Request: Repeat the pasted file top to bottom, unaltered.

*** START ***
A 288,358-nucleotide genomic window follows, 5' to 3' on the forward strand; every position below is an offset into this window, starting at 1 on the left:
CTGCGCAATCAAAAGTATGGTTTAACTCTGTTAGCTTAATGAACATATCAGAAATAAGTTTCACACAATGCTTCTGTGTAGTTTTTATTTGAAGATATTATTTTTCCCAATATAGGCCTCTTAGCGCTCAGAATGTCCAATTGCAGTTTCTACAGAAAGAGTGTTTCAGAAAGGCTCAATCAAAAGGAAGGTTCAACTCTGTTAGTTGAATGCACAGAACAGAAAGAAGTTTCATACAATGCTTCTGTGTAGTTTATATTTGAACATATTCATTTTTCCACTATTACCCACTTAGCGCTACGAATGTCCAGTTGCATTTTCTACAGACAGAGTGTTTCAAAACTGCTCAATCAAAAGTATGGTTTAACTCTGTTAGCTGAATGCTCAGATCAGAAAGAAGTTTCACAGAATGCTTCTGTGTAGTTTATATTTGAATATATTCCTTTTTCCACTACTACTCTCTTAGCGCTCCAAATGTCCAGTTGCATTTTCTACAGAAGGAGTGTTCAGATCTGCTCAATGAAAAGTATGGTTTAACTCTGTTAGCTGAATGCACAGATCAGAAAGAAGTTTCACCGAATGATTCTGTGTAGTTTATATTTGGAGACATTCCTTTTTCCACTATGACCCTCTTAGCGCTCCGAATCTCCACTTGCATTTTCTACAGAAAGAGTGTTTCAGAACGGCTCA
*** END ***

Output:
A 288,358-nucleotide genomic window follows, 5' to 3' on the forward strand; every position below is an offset into this window, starting at 1 on the left:
CTGCGCAATCAAAAGTATGGTTTAACTCTGTTAGCTTAATGAACATATCAGAAATAAGTTTCACACAATGCTTCTGTGTAGTTTTTATTTGAAGATATTATTTTTCCCAATATAGGCCTCTTAGCGCTCAGAATGTCCAATTGCAGTTTCTACAGAAAGAGTGTTTCAGAAAGGCTCAATCAAAAGGAAGGTTCAACTCTGTTAGTTGAATGCACAGAACAGAAAGAAGTTTCATACAATGCTTCTGTGTAGTTTATATTTGAACATATTCATTTTTCCACTATTACCCACTTAGCGCTACGAATGTCCAGTTGCATTTTCTACAGACAGAGTGTTTCAAAACTGCTCAATCAAAAGTATGGTTTAACTCTGTTAGCTGAATGCTCAGATCAGAAAGAAGTTTCACAGAATGCTTCTGTGTAGTTTATATTTGAATATATTCCTTTTTCCACTACTACTCTCTTAGCGCTCCAAATGTCCAGTTGCATTTTCTACAGAAGGAGTGTTCAGATCTGCTCAATGAAAAGTATGGTTTAACTCTGTTAGCTGAATGCACAGATCAGAAAGAAGTTTCACCGAATGATTCTGTGTAGTTTATATTTGGAGACATTCCTTTTTCCACTATGACCCTCTTAGCGCTCCGAATCTCCACTTGCATTTTCTACAGAAAGAGTGTTTCAGAACGGCTCA